Book Reviews, Lists, Discussions, and Displays

Tag: Self-identity

Book Review: The Other Side of Lost

The Other Side of Lost – Jessi Kirby – HarperTeen – published 7 August 2018

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Synopsis

Mari Turner’s life is perfect. That is, at least to her thousands of followers who have helped her become an internet starlet. But when she breaks down and posts a video confessing she’s been living a lie—that she isn’t the happy, in-love, inspirational online personality she’s been trying so hard to portray—it goes viral and she receives major backlash. To get away from it all, she makes an impulsive decision: to hike the entire John Muir trail. Mari and her late cousin, Bri, were supposed to do it together, to celebrate their shared eighteenth birthday. But that was before Mari got so wrapped up in her online world that she shut anyone out who questioned its worth—like Bri.

With Bri’s boots and trail diary, a heart full of regret, and a group of strangers that she meets along the way, Mari tries to navigate the difficult terrain of the hike. But the true challenge lies within, as she searches for the way back to the girl she fears may be too lost to find: herself.

My thoughts

Jessi Kirby is no stranger to writing heartfelt stories that touch on grief and strength in the face of it, and she does it again so expertly in The Other Side of Lost. Grief, loneliness, the cost of false facades and things you can’t undo are combined with the beauty of nature, the importance of friendship and the strength and resilience that can be found within. The Other Side of Lost made me want to grab a pair of hiking boots and hit a trail.

Mari has constructed an identity online, carefully editing and filtering for optimum followers and likes. But online celebrity cost her a relationship with her cousin, and on her eighteenth birthday, evaluating where’s she come from and all that she has lost, she decides to throw everything away. After posting a video online outing herself and her false identity, she takes up her cousin’s plans to hike the John Muir Trail. Over 200 miles will push Mari to her limits, but it just might give her the chance to start over.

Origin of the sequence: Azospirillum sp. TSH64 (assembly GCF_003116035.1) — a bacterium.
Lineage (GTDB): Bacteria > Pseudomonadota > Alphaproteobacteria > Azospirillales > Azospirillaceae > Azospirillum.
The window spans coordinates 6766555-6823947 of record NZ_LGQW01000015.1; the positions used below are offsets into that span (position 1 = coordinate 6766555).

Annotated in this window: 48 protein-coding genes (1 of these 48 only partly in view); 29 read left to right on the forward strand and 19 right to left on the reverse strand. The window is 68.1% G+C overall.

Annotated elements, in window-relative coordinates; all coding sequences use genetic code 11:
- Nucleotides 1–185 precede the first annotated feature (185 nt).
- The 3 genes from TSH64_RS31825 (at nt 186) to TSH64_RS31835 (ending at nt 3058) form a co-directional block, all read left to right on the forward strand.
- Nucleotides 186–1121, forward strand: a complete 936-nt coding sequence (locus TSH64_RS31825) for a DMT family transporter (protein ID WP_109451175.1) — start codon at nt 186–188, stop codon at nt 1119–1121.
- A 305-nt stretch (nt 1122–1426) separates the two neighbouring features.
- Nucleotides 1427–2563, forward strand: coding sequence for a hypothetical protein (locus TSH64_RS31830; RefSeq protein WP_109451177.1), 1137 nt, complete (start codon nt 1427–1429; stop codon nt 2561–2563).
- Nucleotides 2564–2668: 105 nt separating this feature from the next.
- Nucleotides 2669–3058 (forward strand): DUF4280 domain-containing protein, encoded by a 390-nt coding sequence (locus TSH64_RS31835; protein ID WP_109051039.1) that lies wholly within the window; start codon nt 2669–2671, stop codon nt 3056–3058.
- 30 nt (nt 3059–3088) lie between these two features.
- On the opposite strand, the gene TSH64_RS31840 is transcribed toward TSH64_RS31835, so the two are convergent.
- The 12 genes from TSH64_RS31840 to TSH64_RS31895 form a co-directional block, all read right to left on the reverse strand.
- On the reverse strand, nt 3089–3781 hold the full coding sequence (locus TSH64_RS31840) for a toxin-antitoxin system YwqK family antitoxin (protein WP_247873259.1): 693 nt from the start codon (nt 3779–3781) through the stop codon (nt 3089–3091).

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Book Review: The Hidden Memory of Objects

The Hidden Memory of Objects

The Hidden Memory of Objects – Danielle Mages Amato – Balzer+Bray – Published 21 March 2017

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Synopsis

Megan Brown’s brother, Tyler, is dead, but the cops are killing him all over again. They say he died of a drug overdose, potentially suicide—something Megan cannot accept. Determined to figure out what happened in the months before Tyler’s death, Megan turns to the things he left behind. After all, she understands the stories objects can tell—at fifteen, she is a gifted collage artist with a flair for creating found-object pieces. However, she now realizes that her artistic talent has developed into something more: she can see memories attached to some of Tyler’s belongings—and those memories reveal a brother she never knew.

Enlisting the help of an artifact detective who shares her ability and specializes in murderabilia—objects tainted by violence or the deaths of their owners—Megan finds herself drawn into a world of painful personal and national memories. Along with a trusted classmate and her brother’s charming friend, she chases down the troubling truth about Tyler across Washington, DC, while reclaiming her own stifled identity with a vengeance.

My thoughts

The Hidden Memory of Objects is a modern-day mystery with a grounding in American History, a touch of the paranormal and a bit of romance. But it is ultimately a story about a girl’s quest to uncover the truth about her brother, how he really died, and the events leading up to his death, and maybe even discover who she is outside of people’s, especially her brother’s, expectations of her.

Megan’s brother is dead. The police say he died of a drug overdose and Megan can’t reconcile the images she has of her fun-loving, positive brother with those from the story the police are weaving of a boy who saw no other option than to deliberately overdose in an abandoned building. Heartbroken and confused, Megan decides to do some investigating of her own, starting with the things Tyler left behind. But as Megan collects and then starts creating artwork from her brother’s things, she begins to have strange headaches and blackouts, triggering memories of her brother that she couldn’t possibly have.

Megan is an artist and it’s obvious in everything she says and the way in which she views the world, always noticing colours and patterns and endlessly collecting scraps of paper and small objects to add to her collages. It is her love of things that prompts her to turn to Tyler’s belonging to uncover what happened to him. But she is surprised to discover among his effects historical artefacts connected to Abraham Lincoln, a book on John Wilkes Booth and a roll of cash. Some seem to support the police’s theories while others suggest there is more to the story.

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